Of the five possible causes, ignorance and error are perhaps the most insidious. Oberstar has clearly demonstrated error in assessing the structure of the airline industry. Most recently, Oberstar insisted that the Delta-Northwest merger would lead to a domino effect of other mergers in the industry.

That certainly did not happen.


The Unintended Consequences

For whatever reason, the 8th District Congressman from Minnesota remains a loud voice on aviation issues. Perhaps, as it has been described to me, aviation is so far down the ladder that the industry is assigned the lowest common denominator when it comes to representation. When I compare the Congressional advocate voices of aviation to Congressional advocates like Bob Corker and the business acumen he has lent to the public policy debate on the auto industry, this airline industry is best described as suffering a leadership void.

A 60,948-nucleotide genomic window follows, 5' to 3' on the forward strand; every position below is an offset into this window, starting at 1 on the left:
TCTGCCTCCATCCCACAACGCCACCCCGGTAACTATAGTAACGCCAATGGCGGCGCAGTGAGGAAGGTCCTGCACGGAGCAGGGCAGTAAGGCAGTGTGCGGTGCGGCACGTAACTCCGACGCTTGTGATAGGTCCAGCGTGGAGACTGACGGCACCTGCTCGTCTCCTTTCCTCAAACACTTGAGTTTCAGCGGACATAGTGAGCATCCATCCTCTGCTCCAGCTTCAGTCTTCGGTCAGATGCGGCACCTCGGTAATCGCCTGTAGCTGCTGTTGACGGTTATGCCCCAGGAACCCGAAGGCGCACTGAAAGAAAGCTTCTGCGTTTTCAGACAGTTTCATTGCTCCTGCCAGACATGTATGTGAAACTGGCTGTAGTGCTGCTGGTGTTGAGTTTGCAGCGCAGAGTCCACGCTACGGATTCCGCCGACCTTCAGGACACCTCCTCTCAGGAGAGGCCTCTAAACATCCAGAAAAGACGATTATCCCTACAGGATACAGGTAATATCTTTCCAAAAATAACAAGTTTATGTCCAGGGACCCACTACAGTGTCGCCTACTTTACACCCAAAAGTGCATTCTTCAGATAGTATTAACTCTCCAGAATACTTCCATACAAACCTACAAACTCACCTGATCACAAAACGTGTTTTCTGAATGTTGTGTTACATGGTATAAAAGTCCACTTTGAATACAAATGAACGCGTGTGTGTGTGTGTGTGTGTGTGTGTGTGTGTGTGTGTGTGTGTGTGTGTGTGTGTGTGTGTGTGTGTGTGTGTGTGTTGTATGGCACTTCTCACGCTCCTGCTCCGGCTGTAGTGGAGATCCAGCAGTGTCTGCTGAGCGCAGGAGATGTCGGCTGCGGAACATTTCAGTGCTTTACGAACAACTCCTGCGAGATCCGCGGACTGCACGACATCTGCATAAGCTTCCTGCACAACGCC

In his analysis of Oberstar’s legislative objectives, Merrill Lynch analyst Mike Linenberg said: “The first major ATI agreement was implemented between Northwest and KLM in 1992 and became the basis for a major joint venture which as of KLM’s last fiscal year (ending March 2008) generated approximately $600 million of operating income on about $4 billion of revenue,” Linenberg said in commentary released on March 6: “The ATI agreement has been a huge positive for the growth in air travel to Minnesota (Northwest has a major hub in Minneapolis) and the company’s local employees, which, ironically are constituents of Representative Oberstar who hails from the same state.”